By Jessica Chilián
Photography “Epopeya del pueblo mexicano” (1935) National Palace of Mexico.
Mural. By Diego Rivera
Reading Time: 4 minutes
The expansion of New Spain
After the fall of Mexico – Tenochtitlan, the captains of Cortes dedicated themselves to conquering more remote lands. They occupied a large part of the territory of Mesoamerica, from Honduras to Nayarit. Conquerors such as Pedro de Alvarado, Diego de Mazariegos and Cristobal de Olid headed for the lands of Central America; others, such as Nuño de Guzman and Alonso de Avalos, took the western route, and fewer, the northern route. From the exploits of the latter, the kingdom of Nueva Galicia, the Nuevo Reino de Leon, Nueva Vizcaya and Nuevo Santander, regions baptized with the names of old Spain, would emerge. The discovery of rich silver mines in Guanajuato and Zacatecas caused an exodus of Spanish and indigenous settlers in search of fortune to the north of Mexico.
Hallucked by the gold rush, daring explorers to the states of California, Colorado and Oklahoma, in what is now the United States, where they claimed to have found golden cities in the middle of the desert. The nomadic tribes of the arid zones caused constant damage to the settlers as they assaulted the roads that communicated the main towns and stole the livestock from the ranches. To subdue them, soldiers were sent and forts were created, called presidios, in which the Spanish could take refuge. The pacification campaign in the north, known as the Chichimeca war, lasted more than fifty years and the Tlaxcalans, Otomi and Aztecs collaborated in it. In this contest the conquered became conquerors, even some indigenous people acquired lands and titles of nobility.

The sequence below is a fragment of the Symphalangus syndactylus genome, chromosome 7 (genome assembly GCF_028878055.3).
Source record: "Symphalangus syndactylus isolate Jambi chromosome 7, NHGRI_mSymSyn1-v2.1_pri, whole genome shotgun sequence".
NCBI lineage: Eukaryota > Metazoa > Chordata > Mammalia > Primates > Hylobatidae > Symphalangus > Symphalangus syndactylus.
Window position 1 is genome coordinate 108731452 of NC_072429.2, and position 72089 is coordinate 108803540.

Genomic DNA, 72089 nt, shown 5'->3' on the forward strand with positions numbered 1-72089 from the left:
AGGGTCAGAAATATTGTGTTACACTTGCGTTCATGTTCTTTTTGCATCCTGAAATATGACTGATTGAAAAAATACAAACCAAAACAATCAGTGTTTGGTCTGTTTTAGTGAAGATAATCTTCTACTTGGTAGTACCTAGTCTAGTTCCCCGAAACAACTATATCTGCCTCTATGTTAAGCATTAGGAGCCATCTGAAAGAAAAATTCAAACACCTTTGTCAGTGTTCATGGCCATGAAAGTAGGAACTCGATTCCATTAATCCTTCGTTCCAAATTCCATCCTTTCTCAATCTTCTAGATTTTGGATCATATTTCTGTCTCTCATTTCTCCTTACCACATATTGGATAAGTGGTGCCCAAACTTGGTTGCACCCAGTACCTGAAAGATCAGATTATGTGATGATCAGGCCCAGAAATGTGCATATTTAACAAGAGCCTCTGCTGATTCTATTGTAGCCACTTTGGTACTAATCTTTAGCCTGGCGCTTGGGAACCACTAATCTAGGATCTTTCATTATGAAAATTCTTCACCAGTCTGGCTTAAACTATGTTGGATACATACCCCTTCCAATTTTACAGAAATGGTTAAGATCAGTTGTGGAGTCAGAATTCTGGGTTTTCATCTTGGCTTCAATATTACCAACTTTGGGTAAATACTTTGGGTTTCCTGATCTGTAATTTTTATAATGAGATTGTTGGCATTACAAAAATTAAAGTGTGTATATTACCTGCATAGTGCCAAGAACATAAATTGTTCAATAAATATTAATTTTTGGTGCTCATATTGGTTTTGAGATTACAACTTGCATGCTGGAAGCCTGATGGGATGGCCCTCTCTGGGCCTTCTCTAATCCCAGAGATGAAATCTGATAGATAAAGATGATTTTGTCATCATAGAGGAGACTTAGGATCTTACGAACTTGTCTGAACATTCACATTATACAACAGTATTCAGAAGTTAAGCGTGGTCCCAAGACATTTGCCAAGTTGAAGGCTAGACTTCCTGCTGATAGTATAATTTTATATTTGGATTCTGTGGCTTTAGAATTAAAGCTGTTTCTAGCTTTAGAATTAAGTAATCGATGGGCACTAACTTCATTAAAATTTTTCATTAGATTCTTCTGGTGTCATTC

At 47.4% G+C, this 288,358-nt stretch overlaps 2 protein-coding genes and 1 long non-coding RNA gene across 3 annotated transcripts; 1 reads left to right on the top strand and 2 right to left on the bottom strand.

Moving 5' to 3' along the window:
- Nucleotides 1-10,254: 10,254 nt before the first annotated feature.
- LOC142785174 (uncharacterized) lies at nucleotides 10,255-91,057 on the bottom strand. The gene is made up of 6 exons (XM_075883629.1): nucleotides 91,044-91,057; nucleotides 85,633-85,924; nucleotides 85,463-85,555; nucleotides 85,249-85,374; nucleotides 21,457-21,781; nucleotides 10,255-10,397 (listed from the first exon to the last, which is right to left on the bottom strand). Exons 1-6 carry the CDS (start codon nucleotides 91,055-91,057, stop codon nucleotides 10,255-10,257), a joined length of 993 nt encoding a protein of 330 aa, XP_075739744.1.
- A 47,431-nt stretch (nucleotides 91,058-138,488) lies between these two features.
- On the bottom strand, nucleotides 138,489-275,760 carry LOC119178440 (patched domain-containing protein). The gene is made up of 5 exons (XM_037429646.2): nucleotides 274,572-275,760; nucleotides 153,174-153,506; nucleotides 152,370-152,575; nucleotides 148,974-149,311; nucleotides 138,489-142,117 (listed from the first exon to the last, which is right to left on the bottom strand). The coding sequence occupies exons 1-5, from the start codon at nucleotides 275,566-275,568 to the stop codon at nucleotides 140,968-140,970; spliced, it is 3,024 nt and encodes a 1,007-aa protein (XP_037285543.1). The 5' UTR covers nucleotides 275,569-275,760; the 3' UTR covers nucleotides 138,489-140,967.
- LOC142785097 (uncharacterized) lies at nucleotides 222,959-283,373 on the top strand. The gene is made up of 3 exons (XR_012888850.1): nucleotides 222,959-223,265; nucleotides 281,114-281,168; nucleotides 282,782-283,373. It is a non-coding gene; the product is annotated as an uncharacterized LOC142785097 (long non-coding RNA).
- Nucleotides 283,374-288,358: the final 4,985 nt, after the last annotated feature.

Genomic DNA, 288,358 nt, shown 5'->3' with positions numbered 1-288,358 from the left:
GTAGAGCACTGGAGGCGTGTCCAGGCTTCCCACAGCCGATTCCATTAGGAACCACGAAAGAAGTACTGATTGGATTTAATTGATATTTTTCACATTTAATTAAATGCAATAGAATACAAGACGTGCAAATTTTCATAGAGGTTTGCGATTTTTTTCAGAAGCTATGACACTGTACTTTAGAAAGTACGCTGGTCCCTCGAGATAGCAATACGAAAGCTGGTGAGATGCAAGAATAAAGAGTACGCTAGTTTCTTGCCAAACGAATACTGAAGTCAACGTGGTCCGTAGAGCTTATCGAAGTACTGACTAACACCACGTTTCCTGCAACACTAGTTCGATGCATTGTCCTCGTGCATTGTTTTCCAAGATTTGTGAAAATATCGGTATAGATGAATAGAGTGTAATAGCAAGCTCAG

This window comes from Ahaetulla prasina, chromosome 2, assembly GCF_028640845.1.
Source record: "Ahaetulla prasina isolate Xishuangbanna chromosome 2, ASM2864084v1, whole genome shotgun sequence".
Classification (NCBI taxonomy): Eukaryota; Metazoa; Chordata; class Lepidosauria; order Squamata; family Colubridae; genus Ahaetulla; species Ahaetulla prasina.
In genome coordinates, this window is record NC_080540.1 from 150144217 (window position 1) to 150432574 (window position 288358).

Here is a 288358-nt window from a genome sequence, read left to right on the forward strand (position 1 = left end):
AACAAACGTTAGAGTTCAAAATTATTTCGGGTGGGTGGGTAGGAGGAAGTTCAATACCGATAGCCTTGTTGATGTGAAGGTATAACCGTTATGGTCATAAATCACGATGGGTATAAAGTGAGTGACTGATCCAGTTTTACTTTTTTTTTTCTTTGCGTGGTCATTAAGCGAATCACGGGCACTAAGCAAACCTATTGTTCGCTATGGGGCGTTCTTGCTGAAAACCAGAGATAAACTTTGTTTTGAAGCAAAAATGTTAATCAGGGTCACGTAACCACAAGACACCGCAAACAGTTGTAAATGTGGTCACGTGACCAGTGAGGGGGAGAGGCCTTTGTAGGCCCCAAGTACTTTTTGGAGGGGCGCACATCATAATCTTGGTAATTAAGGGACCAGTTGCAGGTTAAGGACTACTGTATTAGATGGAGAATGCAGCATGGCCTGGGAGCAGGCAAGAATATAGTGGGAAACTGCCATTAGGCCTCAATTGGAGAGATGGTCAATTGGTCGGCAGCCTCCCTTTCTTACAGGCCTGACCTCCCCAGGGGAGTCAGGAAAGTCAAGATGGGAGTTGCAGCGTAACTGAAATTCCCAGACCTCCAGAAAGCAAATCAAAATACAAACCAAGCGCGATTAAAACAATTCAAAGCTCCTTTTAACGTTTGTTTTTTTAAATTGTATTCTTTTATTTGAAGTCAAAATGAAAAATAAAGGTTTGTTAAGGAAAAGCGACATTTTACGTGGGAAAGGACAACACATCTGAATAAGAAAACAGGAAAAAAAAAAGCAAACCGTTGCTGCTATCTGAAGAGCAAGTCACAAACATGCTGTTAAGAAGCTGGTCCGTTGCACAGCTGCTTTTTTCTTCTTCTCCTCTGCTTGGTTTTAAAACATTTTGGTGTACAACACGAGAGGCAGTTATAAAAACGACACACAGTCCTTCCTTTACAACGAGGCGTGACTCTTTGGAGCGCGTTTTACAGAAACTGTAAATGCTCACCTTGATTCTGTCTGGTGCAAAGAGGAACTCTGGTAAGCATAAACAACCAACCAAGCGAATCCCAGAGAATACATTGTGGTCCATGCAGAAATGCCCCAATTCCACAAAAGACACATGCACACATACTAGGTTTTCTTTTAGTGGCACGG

The New Spain society of the 16th century
The 16th century was a period of abrupt and profound transformations. In this century the foundations of the Mexican nation were placed on the ruins of the old pre-Hispanic manors, in this key period the indigenous forms of organization and government were used to establish the New Spanish dominion. Throughout the entire sixteenth century, the indigenous people were the majority population, despite the great mortality caused by the epidemics. In the Indian villages, the caciques and nobles of yesteryear continued to govern their communities. The tributes that previously paid to the Aztec tlatoanis and priests, now went to the delegate, the king and the Church. The indigenous way of life continued to be based on their ancestral crops, although the introduction of domestic animals such as pigs and chickens enriched their diet somewhat.
Despite the protection of Spanish laws and the friars, the natives became victims of abuse by mayors, regidores, ranchers, landowners, delegates, and miners, hungry for wealth and power. In the cities the Europeans dedicated to the commerce and government of New Spain were concentrated, including the court of the viceroy, who was the representative of the Spanish Crown in New Spain. In addition to the indigenous and Spanish authorities, there was a third power: The Church. Friars and clergymen taught Christian dogma and morals; they ruled at religious festivals and processions; they organized the construction of churches, convents, and chapels and administered the wealth of indigenous and Spanish people through savings banks, as well as money from the brotherhoods dedicated to a saint.
The baroque stage